The charts below are the same as before, but with 2017's annual values appended with the dashed black lines. 2017's mean temperature was slightly lower than 2016 in most of the column, and the annual minimum was lower than for 2016 at each level between about 0.25m and 1.5m depth. We know why this is: winter 2016-2017 was cooler than the other winters since 2013-14, and March 2017 in particular was unusually cold, so this provided a slight recovery in the condition of the permafrost.
Readers will note that the warming trend apparently continued unabated at the top layers just below the surface, but this appears to be at least partly related to some rather substantial ground subsidence relative to the temperature instrument in recent years. From 2007 through 2016, the second level below ground was reported as 12cm, but in 2016-17 this changed to 8cm, and in the most recent year (2017-2018) it was reported as only 4cm. The top-level sensor started at 2.5cm below ground but is apparently now 6cm above ground! I haven't made the vertical adjustment on the chart, but obviously this could make a rather big difference at the top levels.
It's worth looking again at the temperature trace from the sensor at 0.525m (now 0.44m) - see below. The effect of March 2017 is obvious, but I think what is more striking is the fact that this level almost failed to re-freeze in the subsequent winter (2017-2018); the temperature didn't drop below freezing until March 14, the minimum was -0.24°C on April 11, and it was back up to -0.09°C by the end of the data series on June 1.
Of course winter 2017-2018 was very warm in Fairbanks (13°F above normal in December), but the unusually deep snow cover probably also contributed to the lack of a subsurface cold wave in late winter; the ground was well insulated from the cold above, and there wasn't much cold to diffuse downward.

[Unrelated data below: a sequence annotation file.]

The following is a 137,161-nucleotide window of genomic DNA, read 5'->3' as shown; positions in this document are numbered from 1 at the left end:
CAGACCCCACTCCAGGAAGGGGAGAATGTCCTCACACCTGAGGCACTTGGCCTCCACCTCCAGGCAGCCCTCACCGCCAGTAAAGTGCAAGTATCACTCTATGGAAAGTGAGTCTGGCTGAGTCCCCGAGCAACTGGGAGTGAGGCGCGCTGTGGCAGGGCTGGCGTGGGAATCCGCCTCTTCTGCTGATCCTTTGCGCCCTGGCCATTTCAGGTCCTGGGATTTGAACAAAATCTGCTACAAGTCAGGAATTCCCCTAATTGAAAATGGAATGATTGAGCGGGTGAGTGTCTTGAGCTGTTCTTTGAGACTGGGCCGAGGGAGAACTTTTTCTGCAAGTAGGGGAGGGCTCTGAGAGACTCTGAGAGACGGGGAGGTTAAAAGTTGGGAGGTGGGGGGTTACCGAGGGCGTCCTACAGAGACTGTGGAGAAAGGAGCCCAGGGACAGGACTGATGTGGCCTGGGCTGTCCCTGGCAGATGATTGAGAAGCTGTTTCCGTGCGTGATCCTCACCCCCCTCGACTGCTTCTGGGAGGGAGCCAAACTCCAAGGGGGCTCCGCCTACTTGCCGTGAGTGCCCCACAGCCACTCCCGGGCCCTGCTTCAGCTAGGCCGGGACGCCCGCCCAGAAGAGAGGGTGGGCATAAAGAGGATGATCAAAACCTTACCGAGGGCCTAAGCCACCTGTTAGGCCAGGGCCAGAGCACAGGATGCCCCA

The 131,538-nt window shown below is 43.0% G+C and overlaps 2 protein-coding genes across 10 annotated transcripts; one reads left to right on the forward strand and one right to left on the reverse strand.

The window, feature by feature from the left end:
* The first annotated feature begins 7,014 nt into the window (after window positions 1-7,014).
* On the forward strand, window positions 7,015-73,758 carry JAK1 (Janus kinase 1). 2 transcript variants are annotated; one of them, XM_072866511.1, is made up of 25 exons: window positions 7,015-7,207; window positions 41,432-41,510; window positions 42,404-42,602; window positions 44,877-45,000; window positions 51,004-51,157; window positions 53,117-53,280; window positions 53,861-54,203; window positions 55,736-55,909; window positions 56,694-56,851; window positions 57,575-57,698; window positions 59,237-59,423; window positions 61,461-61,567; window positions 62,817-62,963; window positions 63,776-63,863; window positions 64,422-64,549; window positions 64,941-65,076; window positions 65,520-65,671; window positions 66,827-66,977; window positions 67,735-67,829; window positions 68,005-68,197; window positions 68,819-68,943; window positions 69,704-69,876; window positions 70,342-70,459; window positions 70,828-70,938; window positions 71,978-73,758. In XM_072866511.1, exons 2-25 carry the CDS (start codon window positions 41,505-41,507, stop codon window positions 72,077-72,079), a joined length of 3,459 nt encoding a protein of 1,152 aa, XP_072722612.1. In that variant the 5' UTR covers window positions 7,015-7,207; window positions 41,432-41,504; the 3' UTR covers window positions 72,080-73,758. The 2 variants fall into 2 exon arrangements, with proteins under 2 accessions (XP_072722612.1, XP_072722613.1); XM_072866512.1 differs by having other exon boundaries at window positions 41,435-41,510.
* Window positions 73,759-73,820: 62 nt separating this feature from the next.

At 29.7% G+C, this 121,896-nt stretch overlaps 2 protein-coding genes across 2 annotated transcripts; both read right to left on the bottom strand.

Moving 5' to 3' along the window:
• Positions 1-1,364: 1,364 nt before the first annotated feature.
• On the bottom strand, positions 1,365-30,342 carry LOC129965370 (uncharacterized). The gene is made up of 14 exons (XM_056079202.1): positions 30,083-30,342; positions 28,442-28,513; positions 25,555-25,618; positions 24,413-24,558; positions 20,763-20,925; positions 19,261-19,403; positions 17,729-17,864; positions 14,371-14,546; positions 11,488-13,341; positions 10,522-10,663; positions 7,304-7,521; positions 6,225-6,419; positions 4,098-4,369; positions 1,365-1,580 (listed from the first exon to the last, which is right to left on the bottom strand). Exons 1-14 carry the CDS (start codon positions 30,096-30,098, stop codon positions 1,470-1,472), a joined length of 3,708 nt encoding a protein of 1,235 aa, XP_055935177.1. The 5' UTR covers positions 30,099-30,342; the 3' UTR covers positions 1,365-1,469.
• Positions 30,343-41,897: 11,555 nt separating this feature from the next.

These results are all taken from just one location; what about others? I did similar analysis with data from two sensors at the Bonanza Creek ecological research site, which is about half way between Fairbanks and Nenana. At the first sensor, the trends since 2010 are similar to those at Smith Lake, but 2017 produced very similar temperatures to 2016 instead of seeing a small recovery towards colder conditions. (Note that the sensor depths have trended in the opposite direction at this location, with the top sensor dropping from 7cm in 2010 to 11cm in 2017-18.)
The temperature time series at 52cm depth is quite remarkable when we look at the late winter minima; there has been a stair-step pattern of 2°C increases at two-year intervals (2014, 2016, 2018). And just like at Smith Lake, the last winter in the series shows no hard freeze at this level about 20 inches below the surface; the winter's minimum was only -0.1°C.
The same thing is evident closer to the surface; even at the shallow level of 22cm (now 26cm), the 2017-2018 winter minimum was only -0.7°C.
And for comparison, here's a quick look at the same levels from the second permafrost site at Bonanza Creek. It's essentially the same story, although winter 2015-2016 also saw very minimal re-freeze at the half-meter depth.
In conclusion, it's striking to see the rapid pace of change at these permafrost sites in interior Alaska. Not only has warming occurred throughout, and the active layer deepened (i.e. seasonal thaw extends deeper), but we're seeing layers that were formally permafrost now almost fail to refreeze in winter (e.g. 0.5m level at Smith Lake).
In last September's post I said that "Smith Lake #1 may soon see seasonal ice atop permanent thaw", but I wasn't imagining that something like this would appear in the very next year of data. What will the next annual update reveal?